We would not expect to see something like this:
It’s almost incoherent if applied to a single topic. The implication is that people are all over the map in judging (supposedly objective) quality, but they’re largely unified in their personal opinion about it (in this case everyone likes it).
I’m not sure which is more incoherent, the idea of diverse judgements on quality or everyone having the same opinion of it.
I can think of things nearly everyone likes or dislikes, but not many. If we’re talking about stories, those are probably empty sets. You’d think maybe candy, pizza, or music, but there are people who don’t care for those. I think it’s pretty nearly impossible to find universal tastes.
As I mentioned above, different works of Shakespeare might get different quality judgements, so where we might see vertical spread would be in the case of considering many different works.
Having them all be (in this case) works one likes is still weird. Given a spread of different works of different quality, we’d expect the space to look more like this:
Which, in 2D, is reminiscent of how opinions of Neapolitan ice cream are likely to be. (The difference in that configuration space is all three axes are degrees of how much someone likes something, from zero to 10. That space is entirely subjective opinion, so naturally it’s filled with diversity.)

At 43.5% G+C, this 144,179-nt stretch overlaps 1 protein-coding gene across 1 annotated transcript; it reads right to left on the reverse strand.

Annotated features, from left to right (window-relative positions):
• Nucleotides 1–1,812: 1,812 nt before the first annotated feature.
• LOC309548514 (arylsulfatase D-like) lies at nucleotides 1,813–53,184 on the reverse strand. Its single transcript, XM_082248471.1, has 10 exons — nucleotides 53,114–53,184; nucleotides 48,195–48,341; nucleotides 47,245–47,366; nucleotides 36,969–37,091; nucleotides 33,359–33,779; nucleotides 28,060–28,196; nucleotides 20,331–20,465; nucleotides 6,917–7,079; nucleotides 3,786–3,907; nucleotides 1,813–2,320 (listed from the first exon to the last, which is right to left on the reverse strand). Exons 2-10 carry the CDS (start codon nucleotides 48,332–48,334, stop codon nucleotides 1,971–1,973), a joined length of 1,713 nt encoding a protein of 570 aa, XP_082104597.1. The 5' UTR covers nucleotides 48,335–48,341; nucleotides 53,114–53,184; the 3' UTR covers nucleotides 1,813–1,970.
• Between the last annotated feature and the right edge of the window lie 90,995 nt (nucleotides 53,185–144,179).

The point that I really want to make here is that the regions we identify in configuration space are fuzzy. This is due to the distribution of many individual data points.
In some cases, the points come from one source making multiple judgements — for instance one person evaluating a lot of different books. That would likely generate a plot similar to the one directly above. That person’s liking and judgement of quality would vary by book.
In other cases, the points come from multiple sources considering a single topic, such as in the case of Shakespeare or Reality TV. In these cases we expect the distribution of points to be (much) more horizontal than vertical, as in the first plot.
This was a very simple configuration space — only two dimensions, so it’s easy to diagram and visualize.
Three dimensional spaces (such as the Neapolitan ice cream one) are nearly as easy. But when the configuration space has lots of axes (as with Baskin & Robbins 31 Flavors) it’s much harder to visualize the space.
Some configuration spaces have a much larger number of dimensions (in a few cases, infinitely many). Not hundreds or thousands, but millions or billions. (All we can really do with such spaces is treat points as long lists of numbers.)
But simpler spaces that can be visualized, including a few more than three dimensions which we can intuit from 2D and 3D, can be helpful mental tools for thinking about something.
For instance, in this case, making it visually clear that taste and quality are orthogonal concepts — they are independent of each other.
But configurations spaces are also useful in dealing with complex, fuzzy concepts. We can understand such as clouds of points in a configuration space. That’ll be important in the next post.
Stay safe, my friends! Wear your masks — COVID-19 is airborne!